Minnewaska State Park Preserve

Situated along the climactic Shawangunk Mountain range, Minnewaska State Park Preserve features forested, craggy terrain, many cascades, and much more.

Originally part of the Mohonk Mountain House property, the Minnewaska Mountain House, or Cliff House, was constructed in 1879 overlooking Lake Minnewaska. A second hotel, Wildmere, was added in 1887. The resorts offered walking paths and carriage rides around the lakes, tennis courts, putting greens, baseball, shuffleboards.

The resorts began to decline by the middle of the 20th century, despite the addition of a golf course, ski slopes, and bars. To raise some cash for the hotels, the Nature Conservancy and the state of New York purchased 6,700 acres around Awosting Falls, leading to the development of Minnewaska State Park. Even still, the dilapidated Cliff House was closed in 1972 which burned down in suspected arson in 1978. Wildmere closed in 1979 and burned down in 1986.

For years, private developers proposed intensive and extensive resorts and residential for ecologically significant lands. Numerous lawsuits were filed by environmental groups to stop the proposals from moving forward. Eventually, the state of New York acquired the lands in 1987 and opened the Minnewaska State Park Preserve in 1993. It was greatly expanded in 1996 when the Open Space Institute transferred acreage from Sam’s Point Preserve to the park. An additional expansion occurred in 2006 as the result of action by a coalition of conservation groups, including the New York-New Jersey Trail Conference, Open Space Institute, the Trust for Public Land, and the Nature Conservancy.

Today, Minnewaska State Park Preserve sprawls over 22,000 acres, protecting ecologically sensitive environments from commercialization. The reserve comprises of the crystal clear Minnewaska, Awosting, Haseco, and Maratanza sky lakes that are only fed by rainwater, many waterfalls along Peters Kill, Stony Kill, and Verkeerder Kill, striking geological formations including hard quartz rock that glisten under the sun, unique pitch pine forests most often found in sand dunes along the coast, and beautiful mountain laurels alongside the many streams.


Awosting Falls

Awosting Falls, a beautiful 60-foot plunge waterfall along Peter's Kill and the Awosting Falls Carriageway.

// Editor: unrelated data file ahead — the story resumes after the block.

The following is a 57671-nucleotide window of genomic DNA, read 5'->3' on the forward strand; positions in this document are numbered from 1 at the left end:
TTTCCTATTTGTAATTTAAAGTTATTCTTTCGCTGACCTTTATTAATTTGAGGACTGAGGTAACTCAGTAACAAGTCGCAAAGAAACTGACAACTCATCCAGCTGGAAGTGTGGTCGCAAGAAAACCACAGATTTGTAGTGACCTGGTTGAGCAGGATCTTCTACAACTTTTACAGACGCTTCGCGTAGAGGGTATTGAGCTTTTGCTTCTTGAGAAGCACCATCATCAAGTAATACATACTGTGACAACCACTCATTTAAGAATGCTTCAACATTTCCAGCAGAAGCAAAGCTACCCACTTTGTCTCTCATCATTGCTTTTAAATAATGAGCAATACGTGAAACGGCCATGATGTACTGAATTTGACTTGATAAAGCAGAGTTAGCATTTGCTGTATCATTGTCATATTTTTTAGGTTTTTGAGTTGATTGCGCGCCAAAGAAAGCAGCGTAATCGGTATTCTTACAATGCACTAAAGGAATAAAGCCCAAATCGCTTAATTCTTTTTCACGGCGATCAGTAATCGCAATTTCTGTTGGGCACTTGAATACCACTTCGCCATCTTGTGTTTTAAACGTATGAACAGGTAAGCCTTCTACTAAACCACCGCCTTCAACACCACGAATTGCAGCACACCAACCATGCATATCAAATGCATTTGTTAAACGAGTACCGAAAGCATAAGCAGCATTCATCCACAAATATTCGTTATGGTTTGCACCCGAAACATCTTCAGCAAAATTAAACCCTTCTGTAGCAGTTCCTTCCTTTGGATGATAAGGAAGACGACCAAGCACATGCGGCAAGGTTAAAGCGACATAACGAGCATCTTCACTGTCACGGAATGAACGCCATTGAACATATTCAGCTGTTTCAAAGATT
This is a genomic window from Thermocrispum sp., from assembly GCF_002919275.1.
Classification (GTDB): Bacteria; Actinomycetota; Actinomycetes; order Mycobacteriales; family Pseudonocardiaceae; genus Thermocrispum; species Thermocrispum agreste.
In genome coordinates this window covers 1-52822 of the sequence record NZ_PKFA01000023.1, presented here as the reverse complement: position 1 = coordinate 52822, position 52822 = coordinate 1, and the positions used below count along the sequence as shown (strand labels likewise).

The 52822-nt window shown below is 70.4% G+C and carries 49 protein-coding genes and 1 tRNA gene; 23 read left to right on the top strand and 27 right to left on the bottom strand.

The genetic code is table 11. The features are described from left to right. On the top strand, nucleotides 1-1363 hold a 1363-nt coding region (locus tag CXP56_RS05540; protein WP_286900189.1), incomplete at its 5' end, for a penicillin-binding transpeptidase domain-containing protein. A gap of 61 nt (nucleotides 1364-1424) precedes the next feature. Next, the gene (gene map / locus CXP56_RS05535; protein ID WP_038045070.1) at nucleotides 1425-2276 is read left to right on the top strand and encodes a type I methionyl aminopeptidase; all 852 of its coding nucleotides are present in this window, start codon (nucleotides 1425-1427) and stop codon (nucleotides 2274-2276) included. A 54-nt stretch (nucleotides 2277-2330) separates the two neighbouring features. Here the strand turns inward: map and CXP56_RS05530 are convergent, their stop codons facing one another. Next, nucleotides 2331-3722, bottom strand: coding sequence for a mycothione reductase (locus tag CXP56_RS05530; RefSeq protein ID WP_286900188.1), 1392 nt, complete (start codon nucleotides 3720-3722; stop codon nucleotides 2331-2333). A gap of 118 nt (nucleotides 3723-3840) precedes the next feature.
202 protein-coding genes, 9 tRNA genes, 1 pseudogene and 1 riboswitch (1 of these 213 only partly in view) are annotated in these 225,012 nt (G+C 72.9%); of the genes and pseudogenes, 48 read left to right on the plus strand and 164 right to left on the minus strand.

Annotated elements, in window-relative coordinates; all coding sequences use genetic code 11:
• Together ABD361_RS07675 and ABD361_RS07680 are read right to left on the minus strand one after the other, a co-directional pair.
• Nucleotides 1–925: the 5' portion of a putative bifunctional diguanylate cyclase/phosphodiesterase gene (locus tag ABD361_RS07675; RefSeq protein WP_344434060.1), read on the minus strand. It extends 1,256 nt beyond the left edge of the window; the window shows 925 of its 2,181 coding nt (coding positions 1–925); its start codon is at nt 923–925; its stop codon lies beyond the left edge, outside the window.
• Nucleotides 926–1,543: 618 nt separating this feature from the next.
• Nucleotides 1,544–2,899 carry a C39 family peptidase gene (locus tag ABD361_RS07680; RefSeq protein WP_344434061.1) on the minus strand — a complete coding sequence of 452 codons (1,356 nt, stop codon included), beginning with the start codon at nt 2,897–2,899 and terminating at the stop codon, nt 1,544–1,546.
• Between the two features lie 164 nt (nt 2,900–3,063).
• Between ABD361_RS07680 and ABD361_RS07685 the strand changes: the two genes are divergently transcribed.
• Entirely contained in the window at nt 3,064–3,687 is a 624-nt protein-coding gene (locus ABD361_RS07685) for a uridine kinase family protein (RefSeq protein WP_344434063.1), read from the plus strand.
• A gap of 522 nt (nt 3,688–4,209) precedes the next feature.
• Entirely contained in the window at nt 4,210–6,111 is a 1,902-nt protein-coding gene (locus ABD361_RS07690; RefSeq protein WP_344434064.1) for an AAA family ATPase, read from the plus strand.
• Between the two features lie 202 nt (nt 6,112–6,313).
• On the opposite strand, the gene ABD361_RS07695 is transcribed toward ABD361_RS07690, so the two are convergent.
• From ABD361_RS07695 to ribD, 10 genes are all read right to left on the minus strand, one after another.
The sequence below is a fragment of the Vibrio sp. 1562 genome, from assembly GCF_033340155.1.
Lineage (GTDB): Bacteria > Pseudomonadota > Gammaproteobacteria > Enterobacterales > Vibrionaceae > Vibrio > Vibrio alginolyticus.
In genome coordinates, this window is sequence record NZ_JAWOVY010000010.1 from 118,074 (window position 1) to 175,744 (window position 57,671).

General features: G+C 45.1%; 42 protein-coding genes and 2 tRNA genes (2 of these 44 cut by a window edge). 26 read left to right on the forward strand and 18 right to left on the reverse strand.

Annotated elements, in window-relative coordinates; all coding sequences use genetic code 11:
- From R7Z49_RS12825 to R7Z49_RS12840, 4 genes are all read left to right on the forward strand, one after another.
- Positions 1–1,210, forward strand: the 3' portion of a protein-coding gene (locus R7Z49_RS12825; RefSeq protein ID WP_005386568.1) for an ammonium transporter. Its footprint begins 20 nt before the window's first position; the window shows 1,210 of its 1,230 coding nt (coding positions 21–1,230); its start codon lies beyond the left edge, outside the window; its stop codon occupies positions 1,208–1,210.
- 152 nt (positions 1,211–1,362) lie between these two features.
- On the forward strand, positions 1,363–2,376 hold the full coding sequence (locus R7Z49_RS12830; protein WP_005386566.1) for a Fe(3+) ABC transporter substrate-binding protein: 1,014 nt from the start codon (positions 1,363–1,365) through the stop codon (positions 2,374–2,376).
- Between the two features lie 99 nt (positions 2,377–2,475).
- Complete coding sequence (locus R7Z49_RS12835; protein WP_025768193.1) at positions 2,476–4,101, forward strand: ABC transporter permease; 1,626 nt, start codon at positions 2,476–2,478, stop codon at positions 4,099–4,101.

Bogerman Falls

Bogerman Falls, also referred to as Sanders Kills Falls, is a 12-foot cascade along Sanders Kill. There is no official trail to this waterfall along US Route 44.

Peter’s Kill Falls

Peter’s Kill Falls, a 53-foot cataract cascade along Peter's Kill adjacent to an abandoned hydroelectric power plant. There is no official trail to this waterfall.

Saw Mill Falls

Saw Mill Falls, an approximate 18-foot cascade along Peter's Kill. There is no official trail to this waterfall.

Stony Kill Falls

Stony Kill Falls, a 90-foot plunge waterfall along Stony Kill along the Stony Kill Trail.

There are 50 miles of trails open for hiking, biking, horseback riding, cross-country skiing, and snowshoeing. Additionally, there are 35 miles of carriage roads to hike along. Some of the best trails include:

Awosting Falls Carriageway

The Awosting Falls Carriageway is a 1.4-mile trail between the Lower Awosting parking area and the Mohonk Preserve with a connection to the trails on the north side of US Route 44. The gentle trail generally follows along the south side of the road and Peter's Kill, providing easy access to Awosting Falls.

Minnewaska Lake Carriageway

The Minnewaska Lake Carriageway is a rolling 1.5-mile loop around Minnewaska Lake. The easy and wide trail offers spectacular views of the crystal clear sky lake and passes by a swimming area and several cliff-top views.

Stony Kill Trail

Often overlooked, the Stony Kill Trail is a 1.2-mile in-and-out trail connecting to Stony Kill Falls. The rocky single-track passes by an access shaft to the Delaware Aqueduct that flows underneath the mountain and an old quarry before descending into a maturing pine and hardwood forest. The informal path was substantially upgraded in 2017 by Tahawus Trails LLC, on behalf of the Palisades Interstate Park Commission and Palisades Parks Conservancy, with periodic help from the volunteer Jolly Rovers Trail Crew, which includes numerous stone steps and a scenic wood bridge over the creek.

Via the Hiking Project

(845) 255-0752

Much of Minnewaska State Park is located along US Route 44 between US Route 209 north of Ellenville to the west and Moderna to the east.

  • Bogerman Falls is located an approximate ½-mile walk along US Route 44 south of the Jenny Lane parking area.
  • Stony Kill Falls is located west of the main Minnewaska State Park Preserve entrance. Follow US Route 44 west for 4.4 miles and turn left onto Minnewaska Trail. Make an immediate left onto Rock Haven Road and continue south for 2 miles. Turn left onto Shaft 2A Road and follow until it ends at a parking area within an old quarry.


Mohonk Mountain House Power Plant

More on the long-abandoned Mohonk Mountain House Power Plant can be read at partner site Abandoned.


Gardiner Weather

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